Instead, we decided to do something completely different and produce a guide that would feel like one of the syndicated entertainment shows, like Entertainment Tonight or Extra!. We hired a host, put her in a glitzy studio surrounded by video monitors, and then hired a jib operator to make all sorts of fancy moves, transitioning from monitor to monitor before swooping up to our host, as she introduced each segment. The pieces were cut in a fast and fun way, and voila, what’s normally bland, tiresome content became compelling infotainment.

Another issue that needs to be addressed early is which cameras to use. There are two factors that go into this decision: (1) How the video will be distributed? (2) The actual subject matter of the shoot.

Distribution is important. A lot of corporate clients are simply looking to produce a standard DVD to be shown in a large conference hall. This is an opportunity for the client to save some money. In this case, we may use a Panasonic HPX-900 as a primary camera and a smaller HPX-170 as a ‘B’ camera. We’ll have to compress the footage in post but at least they’ll have the raw footage in HD should their needs change in the future.

Some bigger clients, have “three-screen” needs: Web, mobile and TV. This does cause some issues in post, but the shoot then needs to be done at the highest possible quality and then compressed for each of the platforms.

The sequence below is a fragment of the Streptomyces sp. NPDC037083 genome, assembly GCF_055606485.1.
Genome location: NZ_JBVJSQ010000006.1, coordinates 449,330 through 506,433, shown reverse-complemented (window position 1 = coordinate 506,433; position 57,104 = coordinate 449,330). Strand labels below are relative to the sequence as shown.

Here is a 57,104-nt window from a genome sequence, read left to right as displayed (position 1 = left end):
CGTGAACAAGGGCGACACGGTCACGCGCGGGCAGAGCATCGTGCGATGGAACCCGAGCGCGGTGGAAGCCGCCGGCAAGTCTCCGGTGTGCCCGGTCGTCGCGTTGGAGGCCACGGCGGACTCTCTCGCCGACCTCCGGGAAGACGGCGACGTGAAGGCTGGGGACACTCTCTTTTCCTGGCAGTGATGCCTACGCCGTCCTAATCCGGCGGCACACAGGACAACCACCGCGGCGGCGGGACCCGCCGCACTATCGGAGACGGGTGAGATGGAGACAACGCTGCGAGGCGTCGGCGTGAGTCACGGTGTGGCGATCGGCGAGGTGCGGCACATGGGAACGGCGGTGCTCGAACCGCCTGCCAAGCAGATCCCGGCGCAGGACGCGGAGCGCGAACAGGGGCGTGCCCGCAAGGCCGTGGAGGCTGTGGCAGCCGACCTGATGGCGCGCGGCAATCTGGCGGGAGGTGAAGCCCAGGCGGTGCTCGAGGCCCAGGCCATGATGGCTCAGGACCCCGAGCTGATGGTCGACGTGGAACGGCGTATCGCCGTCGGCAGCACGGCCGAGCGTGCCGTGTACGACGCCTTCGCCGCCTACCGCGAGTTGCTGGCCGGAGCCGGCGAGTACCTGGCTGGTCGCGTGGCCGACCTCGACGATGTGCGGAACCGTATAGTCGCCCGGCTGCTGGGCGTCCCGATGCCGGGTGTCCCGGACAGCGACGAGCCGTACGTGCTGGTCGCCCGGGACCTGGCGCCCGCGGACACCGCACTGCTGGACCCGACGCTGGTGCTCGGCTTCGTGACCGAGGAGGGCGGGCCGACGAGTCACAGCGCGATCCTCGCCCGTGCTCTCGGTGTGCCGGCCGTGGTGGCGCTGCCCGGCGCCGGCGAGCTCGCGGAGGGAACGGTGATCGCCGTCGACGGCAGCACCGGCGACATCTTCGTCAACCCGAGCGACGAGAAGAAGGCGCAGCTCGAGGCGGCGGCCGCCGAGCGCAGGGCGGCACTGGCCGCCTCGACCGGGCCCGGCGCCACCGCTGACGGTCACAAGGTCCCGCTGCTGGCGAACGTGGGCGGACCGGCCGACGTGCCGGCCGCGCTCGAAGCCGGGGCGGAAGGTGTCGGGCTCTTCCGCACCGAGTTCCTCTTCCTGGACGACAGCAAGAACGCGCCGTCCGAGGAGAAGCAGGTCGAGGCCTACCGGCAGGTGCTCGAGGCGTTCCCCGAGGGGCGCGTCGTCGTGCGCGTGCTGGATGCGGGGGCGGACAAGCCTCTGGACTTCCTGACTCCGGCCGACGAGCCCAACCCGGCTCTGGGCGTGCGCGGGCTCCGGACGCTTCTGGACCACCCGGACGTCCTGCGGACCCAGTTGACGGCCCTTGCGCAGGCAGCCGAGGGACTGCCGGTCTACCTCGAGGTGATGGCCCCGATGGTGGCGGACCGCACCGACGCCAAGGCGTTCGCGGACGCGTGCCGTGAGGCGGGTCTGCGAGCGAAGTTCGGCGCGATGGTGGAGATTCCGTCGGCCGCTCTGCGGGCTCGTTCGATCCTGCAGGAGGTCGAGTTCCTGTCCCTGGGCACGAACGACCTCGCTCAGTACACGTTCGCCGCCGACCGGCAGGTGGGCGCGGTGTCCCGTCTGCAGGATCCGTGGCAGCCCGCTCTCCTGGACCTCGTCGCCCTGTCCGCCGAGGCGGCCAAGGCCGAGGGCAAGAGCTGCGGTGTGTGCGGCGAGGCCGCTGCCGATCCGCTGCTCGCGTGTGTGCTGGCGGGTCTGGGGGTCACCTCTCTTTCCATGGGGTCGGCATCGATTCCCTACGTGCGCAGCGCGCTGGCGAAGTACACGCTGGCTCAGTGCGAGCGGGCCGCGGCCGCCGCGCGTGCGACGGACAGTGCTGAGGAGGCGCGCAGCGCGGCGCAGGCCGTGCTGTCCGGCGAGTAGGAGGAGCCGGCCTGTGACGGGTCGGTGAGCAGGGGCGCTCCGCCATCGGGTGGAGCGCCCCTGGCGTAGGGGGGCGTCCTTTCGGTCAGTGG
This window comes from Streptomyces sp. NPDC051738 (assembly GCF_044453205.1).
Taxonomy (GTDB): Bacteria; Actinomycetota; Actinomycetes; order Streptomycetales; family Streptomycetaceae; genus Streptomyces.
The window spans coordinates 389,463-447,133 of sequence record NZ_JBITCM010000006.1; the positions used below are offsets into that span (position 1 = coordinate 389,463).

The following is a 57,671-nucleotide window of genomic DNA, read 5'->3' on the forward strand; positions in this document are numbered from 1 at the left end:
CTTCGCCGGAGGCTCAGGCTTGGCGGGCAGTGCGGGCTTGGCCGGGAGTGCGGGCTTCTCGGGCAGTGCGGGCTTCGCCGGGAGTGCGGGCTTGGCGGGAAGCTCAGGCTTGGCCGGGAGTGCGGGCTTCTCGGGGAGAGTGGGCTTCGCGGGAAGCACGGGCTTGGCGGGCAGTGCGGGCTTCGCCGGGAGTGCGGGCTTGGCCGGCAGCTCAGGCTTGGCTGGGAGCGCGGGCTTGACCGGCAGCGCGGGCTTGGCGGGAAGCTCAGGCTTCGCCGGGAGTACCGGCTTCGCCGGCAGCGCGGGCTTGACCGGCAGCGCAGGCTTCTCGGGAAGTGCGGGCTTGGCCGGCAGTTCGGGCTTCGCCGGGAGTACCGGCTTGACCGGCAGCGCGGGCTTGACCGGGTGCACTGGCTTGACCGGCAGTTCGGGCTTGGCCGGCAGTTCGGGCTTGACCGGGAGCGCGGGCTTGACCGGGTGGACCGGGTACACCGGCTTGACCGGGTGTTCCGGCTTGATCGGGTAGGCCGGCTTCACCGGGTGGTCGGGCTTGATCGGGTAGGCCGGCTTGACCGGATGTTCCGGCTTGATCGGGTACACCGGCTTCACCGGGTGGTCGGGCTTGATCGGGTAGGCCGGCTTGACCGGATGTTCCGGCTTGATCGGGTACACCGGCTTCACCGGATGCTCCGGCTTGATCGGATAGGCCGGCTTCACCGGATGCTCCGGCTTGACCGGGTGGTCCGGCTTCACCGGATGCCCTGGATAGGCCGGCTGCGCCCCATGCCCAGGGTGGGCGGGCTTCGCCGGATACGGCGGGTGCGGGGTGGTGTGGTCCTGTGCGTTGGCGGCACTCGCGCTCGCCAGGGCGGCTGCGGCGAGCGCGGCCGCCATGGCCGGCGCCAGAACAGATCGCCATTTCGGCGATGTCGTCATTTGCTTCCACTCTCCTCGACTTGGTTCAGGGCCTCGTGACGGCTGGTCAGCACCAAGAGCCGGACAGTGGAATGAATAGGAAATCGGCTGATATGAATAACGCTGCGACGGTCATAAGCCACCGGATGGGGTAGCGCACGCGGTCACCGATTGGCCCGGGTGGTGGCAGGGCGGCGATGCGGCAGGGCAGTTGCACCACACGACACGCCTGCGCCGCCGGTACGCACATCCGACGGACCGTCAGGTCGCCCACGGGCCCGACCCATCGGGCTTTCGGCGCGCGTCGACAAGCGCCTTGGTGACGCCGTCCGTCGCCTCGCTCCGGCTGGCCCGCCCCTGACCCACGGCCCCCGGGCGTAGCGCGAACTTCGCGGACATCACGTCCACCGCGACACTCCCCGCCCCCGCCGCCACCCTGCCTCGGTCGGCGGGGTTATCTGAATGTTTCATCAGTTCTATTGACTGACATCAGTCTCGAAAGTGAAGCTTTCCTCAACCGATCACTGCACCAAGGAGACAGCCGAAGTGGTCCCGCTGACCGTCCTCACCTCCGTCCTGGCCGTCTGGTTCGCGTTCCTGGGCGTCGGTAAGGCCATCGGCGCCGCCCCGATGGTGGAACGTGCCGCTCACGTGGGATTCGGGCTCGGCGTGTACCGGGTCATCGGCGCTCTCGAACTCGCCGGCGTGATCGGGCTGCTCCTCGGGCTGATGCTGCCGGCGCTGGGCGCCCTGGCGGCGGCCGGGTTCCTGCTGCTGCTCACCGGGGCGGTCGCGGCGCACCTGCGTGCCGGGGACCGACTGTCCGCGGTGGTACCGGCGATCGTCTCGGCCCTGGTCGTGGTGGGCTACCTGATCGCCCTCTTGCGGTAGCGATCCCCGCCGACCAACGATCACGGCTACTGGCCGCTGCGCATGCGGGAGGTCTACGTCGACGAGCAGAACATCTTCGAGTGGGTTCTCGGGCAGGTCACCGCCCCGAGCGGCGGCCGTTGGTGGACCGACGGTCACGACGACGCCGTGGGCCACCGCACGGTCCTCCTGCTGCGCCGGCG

A second major factor in choosing a camera is the subject matter. When we were doing all of those Olympic profiles, it became critical to find cameras that could get us "up close and personal" with athletes in a wide variety of sports. Of course, there was the underwater camera needed for the Michael Phelps shoot. We also profiled a BMX racer named Donny Robinson and outfitted a special little HD camera to his helmet so we could get heart-stopping footage from his POV as he tore his way across the course. For the Michael Jackson This is IT documentary premiere promo I worked on, a time-lapse camera was set up to get a good wide shot of all the hoopla before, during and after the event.

The other issue is frame rate. A lot of clients love the film feel of 24P, but if you’re shooting a fast-moving subject, like an athlete, it can cause massive blurring. Shooting 60i is usually a better call for that type of subject.

If you’re thinking about giving corporate work a shot, the best advice I can give is treat the material with the same focus and passion as you would a movie or TV show. The bottom line is that the client is counting on your professionalism to help bring its story to life. You might even be surprised to find that this arena will allow you to flex some creative muscles you haven’t used in years.

Rob Rosen is the President of RPR Media, Inc.